------Program code: DO-080723-01033 (what's this?)
As the main materials used in Chinese painting, water and ink are given various meanings in the hands of an artist. An artist who can combine water and ink perfectly, can accomplish a large painting without washing his brush. One such artist is the veteran landscape painter Lu Xingtang, at the Jiangsu Chinese Painting Institute. He is a national first-class artist, and a member of the China Artists Association.
Lu Xingtang was born in 1938 to a family of artists in Fenghuang Town, Changshu in Jiangsu Province. Changshu is a town that has historically produced numerous great writers. His father, Lu Zhongcai, was a famous member of the Yushan school of artists. Influenced by his father, Lu Xingtang became closely involved with painting at an early age. The beautiful scenery of south China would become a theme of his painting throughout his life.
After graduating from senior high school, 19-year-old Lu Xingtang met the first obstacle on his path to an artistic career. Surprisingly, the obstacle was his parents.
However, Lu Xingtang refused to be persuaded by his parents. That summer, despite their protests, he went to Suzhou, taking only a box, a quilt and some matting.
Lu Xingtang found work at the Suzhou Culture and Technique Factory as a landscape painter. He was soon the head of the portrait and landscape painting team. This was the start of a lifelong devotion to Chinese landscape painting.
It was at that time that Lu Xingtang developed an interest in the landscape paintings of Fu Baoshi. Fu Baoshi wasn’t recognized in Suzhou’s painting circles, which were dominated by industrial artists. But Lu Xingtang preferred his painting style. He took every opportunity to appreciate and study Fu Baoshi’s works.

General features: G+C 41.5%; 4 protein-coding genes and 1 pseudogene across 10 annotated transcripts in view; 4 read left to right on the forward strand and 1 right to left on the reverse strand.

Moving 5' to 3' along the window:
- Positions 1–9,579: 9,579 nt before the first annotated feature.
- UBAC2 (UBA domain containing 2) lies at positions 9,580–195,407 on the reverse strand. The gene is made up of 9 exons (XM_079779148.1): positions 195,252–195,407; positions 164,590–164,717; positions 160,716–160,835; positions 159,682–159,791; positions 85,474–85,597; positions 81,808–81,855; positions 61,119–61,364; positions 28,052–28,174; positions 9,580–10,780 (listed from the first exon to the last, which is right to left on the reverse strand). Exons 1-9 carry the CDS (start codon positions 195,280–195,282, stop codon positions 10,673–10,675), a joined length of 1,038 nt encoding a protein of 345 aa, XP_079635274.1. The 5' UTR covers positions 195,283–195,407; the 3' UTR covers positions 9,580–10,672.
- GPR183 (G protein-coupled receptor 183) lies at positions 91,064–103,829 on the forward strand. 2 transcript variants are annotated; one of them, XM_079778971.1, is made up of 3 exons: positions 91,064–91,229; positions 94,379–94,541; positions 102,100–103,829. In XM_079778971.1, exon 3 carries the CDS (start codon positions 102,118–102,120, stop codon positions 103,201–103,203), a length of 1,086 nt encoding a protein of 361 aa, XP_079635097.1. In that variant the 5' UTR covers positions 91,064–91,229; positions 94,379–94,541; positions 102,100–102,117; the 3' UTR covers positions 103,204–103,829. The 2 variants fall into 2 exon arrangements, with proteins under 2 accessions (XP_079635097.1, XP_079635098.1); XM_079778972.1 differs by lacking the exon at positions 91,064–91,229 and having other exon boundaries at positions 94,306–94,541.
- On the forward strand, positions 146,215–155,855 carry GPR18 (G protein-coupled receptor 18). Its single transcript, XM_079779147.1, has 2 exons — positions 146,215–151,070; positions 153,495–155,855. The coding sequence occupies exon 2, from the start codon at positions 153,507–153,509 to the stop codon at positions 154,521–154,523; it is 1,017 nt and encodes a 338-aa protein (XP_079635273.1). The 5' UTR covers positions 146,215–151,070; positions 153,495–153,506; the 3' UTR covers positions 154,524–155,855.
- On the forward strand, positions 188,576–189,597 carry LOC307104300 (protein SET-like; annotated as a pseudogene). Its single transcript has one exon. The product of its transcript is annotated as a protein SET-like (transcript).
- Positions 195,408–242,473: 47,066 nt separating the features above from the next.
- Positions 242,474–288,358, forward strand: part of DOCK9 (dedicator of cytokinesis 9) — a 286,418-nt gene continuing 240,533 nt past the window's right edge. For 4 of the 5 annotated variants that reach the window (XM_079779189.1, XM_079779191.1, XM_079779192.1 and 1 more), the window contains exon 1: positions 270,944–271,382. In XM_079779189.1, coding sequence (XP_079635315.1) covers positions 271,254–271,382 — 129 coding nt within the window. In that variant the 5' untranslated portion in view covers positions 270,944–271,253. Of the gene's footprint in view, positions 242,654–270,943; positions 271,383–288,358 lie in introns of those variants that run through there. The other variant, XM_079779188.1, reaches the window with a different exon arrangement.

In the course of reading Fu Baoshi’s paintings, he had the satisfaction of feeling he was learning something. But he never expected that within a year, he’d have the chance to learn from Fu Baoshi in person.
1958 was the year when the Jiangsu Industrial Arts Institute was due to be established. 21-year-old Lu Xingtang was sent to Nanjing to work at the Jiangsu Chinese Painting Institute, as an assistant to the senior artists. There he met his idol, the landscape painting master Fu Baoshi. He was also able to work together with other masters such as Qian Songyan, Ya Ming, Song Wenzhi and Wei Zixi. Gradually, the diligent young man won their respect.
The following day, Lu Xingtang arrived very early at No.6, Fuhougang.
The experience of watching Fu Baoshi painting would influence Lu Xingtang for the rest of his career. In the following decades, Lu Xingtang’s painting style would become both unconstrained and circumspective.
Though a small painting, “Water Conservancy Project at Dujiangyan” contains many elements; the dam, the expressway, vehicles and people. The richness of the content creates an impression of unlimited space.